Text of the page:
- August 1990: Sarabjit Singh, arrested for illegally entering Pakistan, subsequently charged with the death of 14 people in the Lahore-Faisalabad serial bomb blasts
- October 1991: Charged with being an Indian spy and sentenced to death. The sentence is upheld by a higher court.
- March 2006: Pakistan SC rejects his mercy petition and upholds the death sentence
- March 2008: Sarabjit’s fresh mercy plea turned down by Pak President Pervez Musharraf, but execution delayed following appeal from his family
- December 2009: Jas Uppal, a British lawyer, launches an international campaign to get Sarabjit released
- May 2012: Sarabjit files his fifth appea for clemency before Pakistani President Asif Ali Zardari.
- June 2012: Zardari commutes his death sentence to life and some news reports suggest he may be released as part of an Indo-Pak prisoner swap. An Indian prisoner is released, but Sarabjit remains in jail.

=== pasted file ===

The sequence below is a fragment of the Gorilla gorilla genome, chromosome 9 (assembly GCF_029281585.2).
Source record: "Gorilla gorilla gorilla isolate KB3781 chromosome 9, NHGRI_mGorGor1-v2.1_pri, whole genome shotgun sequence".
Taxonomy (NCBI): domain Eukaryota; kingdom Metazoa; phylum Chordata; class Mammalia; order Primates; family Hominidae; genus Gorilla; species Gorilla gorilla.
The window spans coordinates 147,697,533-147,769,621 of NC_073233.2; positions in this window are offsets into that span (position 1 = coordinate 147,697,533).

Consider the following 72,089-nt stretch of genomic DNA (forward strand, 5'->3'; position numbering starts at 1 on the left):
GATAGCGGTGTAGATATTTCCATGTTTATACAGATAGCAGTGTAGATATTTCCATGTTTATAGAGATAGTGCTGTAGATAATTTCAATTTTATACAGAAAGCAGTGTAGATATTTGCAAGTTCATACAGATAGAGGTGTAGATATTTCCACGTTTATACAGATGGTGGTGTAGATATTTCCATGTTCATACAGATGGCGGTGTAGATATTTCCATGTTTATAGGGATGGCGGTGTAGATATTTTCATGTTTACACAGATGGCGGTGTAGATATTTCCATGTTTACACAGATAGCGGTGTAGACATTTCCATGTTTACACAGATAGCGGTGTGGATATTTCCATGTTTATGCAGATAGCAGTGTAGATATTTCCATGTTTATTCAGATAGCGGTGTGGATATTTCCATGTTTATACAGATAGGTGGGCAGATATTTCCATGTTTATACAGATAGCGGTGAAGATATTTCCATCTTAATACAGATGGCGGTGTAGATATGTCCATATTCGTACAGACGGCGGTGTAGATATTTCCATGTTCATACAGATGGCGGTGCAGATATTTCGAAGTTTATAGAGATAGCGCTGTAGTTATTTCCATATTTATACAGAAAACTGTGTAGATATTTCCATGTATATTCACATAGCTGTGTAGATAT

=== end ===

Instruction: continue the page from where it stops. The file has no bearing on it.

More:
- August 2012: Sarabjit files another appeal for mercy before Zardari.
- April 10, 2013: Through his lawyer, Sarabjit tells Pakistani authorities that his life is in danger from fellow prisoners.
- April 26, 2013: He is severely injured after being attacked with bricks and rods by jail inmates, admitted to intensive care in a Lahore hospital.
- April 27: His family pleads for his transfer to India for treatment but the Pakistan authorities refuse to move him.
- May 2, 2013: Sarabjit succumbs, sparks off strong protests against Pak authorities for not providing him enough security
In the movies, spies like 007 almost never get caught. The reality, though, is quite different. And the universal rule, if you get caught or your cover is blown, is that you are on your own from that point on. Your intelligence outfit will never own up to sending you or claim you as one of their own.